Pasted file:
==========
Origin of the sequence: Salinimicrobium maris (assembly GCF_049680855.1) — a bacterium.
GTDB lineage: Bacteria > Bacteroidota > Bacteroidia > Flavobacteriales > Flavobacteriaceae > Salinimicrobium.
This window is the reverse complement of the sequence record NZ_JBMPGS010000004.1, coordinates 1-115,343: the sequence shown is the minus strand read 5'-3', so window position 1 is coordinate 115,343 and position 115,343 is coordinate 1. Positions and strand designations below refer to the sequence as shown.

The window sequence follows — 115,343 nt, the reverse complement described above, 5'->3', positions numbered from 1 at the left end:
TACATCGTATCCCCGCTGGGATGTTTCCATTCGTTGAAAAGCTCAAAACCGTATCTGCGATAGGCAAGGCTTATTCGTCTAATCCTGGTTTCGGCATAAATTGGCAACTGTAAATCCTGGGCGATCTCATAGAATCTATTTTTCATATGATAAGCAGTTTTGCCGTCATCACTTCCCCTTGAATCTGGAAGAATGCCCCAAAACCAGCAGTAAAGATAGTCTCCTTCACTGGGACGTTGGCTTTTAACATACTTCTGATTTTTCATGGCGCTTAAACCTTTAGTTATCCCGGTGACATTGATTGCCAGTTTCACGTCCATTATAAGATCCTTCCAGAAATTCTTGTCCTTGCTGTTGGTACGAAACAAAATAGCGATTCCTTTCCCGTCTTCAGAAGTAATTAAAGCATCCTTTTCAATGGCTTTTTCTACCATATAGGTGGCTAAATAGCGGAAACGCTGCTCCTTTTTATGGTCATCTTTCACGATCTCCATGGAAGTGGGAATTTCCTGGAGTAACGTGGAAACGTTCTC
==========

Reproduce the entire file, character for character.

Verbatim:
Origin of the sequence: Salinimicrobium maris (assembly GCF_049680855.1) — a bacterium.
GTDB lineage: Bacteria > Bacteroidota > Bacteroidia > Flavobacteriales > Flavobacteriaceae > Salinimicrobium.
This window is the reverse complement of the sequence record NZ_JBMPGS010000004.1, coordinates 1-115,343: the sequence shown is the minus strand read 5'-3', so window position 1 is coordinate 115,343 and position 115,343 is coordinate 1. Positions and strand designations below refer to the sequence as shown.

The window sequence follows — 115,343 nt, the reverse complement described above, 5'->3', positions numbered from 1 at the left end:
TACATCGTATCCCCGCTGGGATGTTTCCATTCGTTGAAAAGCTCAAAACCGTATCTGCGATAGGCAAGGCTTATTCGTCTAATCCTGGTTTCGGCATAAATTGGCAACTGTAAATCCTGGGCGATCTCATAGAATCTATTTTTCATATGATAAGCAGTTTTGCCGTCATCACTTCCCCTTGAATCTGGAAGAATGCCCCAAAACCAGCAGTAAAGATAGTCTCCTTCACTGGGACGTTGGCTTTTAACATACTTCTGATTTTTCATGGCGCTTAAACCTTTAGTTATCCCGGTGACATTGATTGCCAGTTTCACGTCCATTATAAGATCCTTCCAGAAATTCTTGTCCTTGCTGTTGGTACGAAACAAAATAGCGATTCCTTTCCCGTCTTCAGAAGTAATTAAAGCATCCTTTTCAATGGCTTTTTCTACCATATAGGTGGCTAAATAGCGGAAACGCTGCTCCTTTTTATGGTCATCTTTCACGATCTCCATGGAAGTGGGAATTTCCTGGAGTAACGTGGAAACGTTCTC